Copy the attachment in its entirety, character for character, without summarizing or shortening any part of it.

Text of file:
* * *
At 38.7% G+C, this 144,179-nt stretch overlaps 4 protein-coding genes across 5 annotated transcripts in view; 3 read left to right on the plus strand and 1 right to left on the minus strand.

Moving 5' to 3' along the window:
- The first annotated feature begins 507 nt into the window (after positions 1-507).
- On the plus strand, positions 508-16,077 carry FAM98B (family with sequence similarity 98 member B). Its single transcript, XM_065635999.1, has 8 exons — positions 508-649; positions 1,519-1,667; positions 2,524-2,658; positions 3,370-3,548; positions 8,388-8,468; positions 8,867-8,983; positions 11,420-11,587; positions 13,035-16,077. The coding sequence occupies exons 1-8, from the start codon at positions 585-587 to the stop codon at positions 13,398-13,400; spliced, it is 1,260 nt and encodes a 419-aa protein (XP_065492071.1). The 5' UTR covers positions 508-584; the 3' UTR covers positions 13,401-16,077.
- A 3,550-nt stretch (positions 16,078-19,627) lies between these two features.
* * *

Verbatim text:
At 38.7% G+C, this 144,179-nt stretch overlaps 4 protein-coding genes across 5 annotated transcripts in view; 3 read left to right on the plus strand and 1 right to left on the minus strand.

Moving 5' to 3' along the window:
- The first annotated feature begins 507 nt into the window (after positions 1-507).
- On the plus strand, positions 508-16,077 carry FAM98B (family with sequence similarity 98 member B). Its single transcript, XM_065635999.1, has 8 exons — positions 508-649; positions 1,519-1,667; positions 2,524-2,658; positions 3,370-3,548; positions 8,388-8,468; positions 8,867-8,983; positions 11,420-11,587; positions 13,035-16,077. The coding sequence occupies exons 1-8, from the start codon at positions 585-587 to the stop codon at positions 13,398-13,400; spliced, it is 1,260 nt and encodes a 419-aa protein (XP_065492071.1). The 5' UTR covers positions 508-584; the 3' UTR covers positions 13,401-16,077.
- A 3,550-nt stretch (positions 16,078-19,627) lies between these two features.